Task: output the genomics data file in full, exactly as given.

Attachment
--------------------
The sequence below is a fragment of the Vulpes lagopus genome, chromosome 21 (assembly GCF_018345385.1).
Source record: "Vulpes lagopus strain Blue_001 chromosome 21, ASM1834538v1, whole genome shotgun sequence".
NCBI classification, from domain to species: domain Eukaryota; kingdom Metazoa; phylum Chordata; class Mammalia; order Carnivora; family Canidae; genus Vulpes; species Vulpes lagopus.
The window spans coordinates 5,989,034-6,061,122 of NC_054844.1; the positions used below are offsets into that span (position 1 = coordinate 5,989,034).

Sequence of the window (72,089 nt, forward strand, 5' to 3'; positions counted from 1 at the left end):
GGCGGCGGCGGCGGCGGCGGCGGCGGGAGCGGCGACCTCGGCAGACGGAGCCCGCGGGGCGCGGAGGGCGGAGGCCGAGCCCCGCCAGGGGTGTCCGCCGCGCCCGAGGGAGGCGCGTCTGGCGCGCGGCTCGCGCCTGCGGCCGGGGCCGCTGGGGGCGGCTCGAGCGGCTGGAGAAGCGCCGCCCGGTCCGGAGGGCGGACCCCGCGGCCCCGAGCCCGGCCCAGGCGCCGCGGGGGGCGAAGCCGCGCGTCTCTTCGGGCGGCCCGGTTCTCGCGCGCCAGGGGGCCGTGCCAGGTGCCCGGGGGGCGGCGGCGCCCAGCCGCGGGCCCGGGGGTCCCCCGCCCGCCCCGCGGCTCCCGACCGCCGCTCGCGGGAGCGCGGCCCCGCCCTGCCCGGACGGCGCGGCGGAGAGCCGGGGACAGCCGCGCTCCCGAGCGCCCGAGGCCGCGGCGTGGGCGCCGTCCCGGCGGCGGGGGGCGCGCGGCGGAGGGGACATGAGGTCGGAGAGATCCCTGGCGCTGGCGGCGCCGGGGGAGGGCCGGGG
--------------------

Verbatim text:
The sequence below is a fragment of the Vulpes lagopus genome, chromosome 21 (assembly GCF_018345385.1).
Source record: "Vulpes lagopus strain Blue_001 chromosome 21, ASM1834538v1, whole genome shotgun sequence".
NCBI classification, from domain to species: domain Eukaryota; kingdom Metazoa; phylum Chordata; class Mammalia; order Carnivora; family Canidae; genus Vulpes; species Vulpes lagopus.
The window spans coordinates 5,989,034-6,061,122 of NC_054844.1; the positions used below are offsets into that span (position 1 = coordinate 5,989,034).

Sequence of the window (72,089 nt, forward strand, 5' to 3'; positions counted from 1 at the left end):
GGCGGCGGCGGCGGCGGCGGCGGCGGGAGCGGCGACCTCGGCAGACGGAGCCCGCGGGGCGCGGAGGGCGGAGGCCGAGCCCCGCCAGGGGTGTCCGCCGCGCCCGAGGGAGGCGCGTCTGGCGCGCGGCTCGCGCCTGCGGCCGGGGCCGCTGGGGGCGGCTCGAGCGGCTGGAGAAGCGCCGCCCGGTCCGGAGGGCGGACCCCGCGGCCCCGAGCCCGGCCCAGGCGCCGCGGGGGGCGAAGCCGCGCGTCTCTTCGGGCGGCCCGGTTCTCGCGCGCCAGGGGGCCGTGCCAGGTGCCCGGGGGGCGGCGGCGCCCAGCCGCGGGCCCGGGGGTCCCCCGCCCGCCCCGCGGCTCCCGACCGCCGCTCGCGGGAGCGCGGCCCCGCCCTGCCCGGACGGCGCGGCGGAGAGCCGGGGACAGCCGCGCTCCCGAGCGCCCGAGGCCGCGGCGTGGGCGCCGTCCCGGCGGCGGGGGGCGCGCGGCGGAGGGGACATGAGGTCGGAGAGATCCCTGGCGCTGGCGGCGCCGGGGGAGGGCCGGGG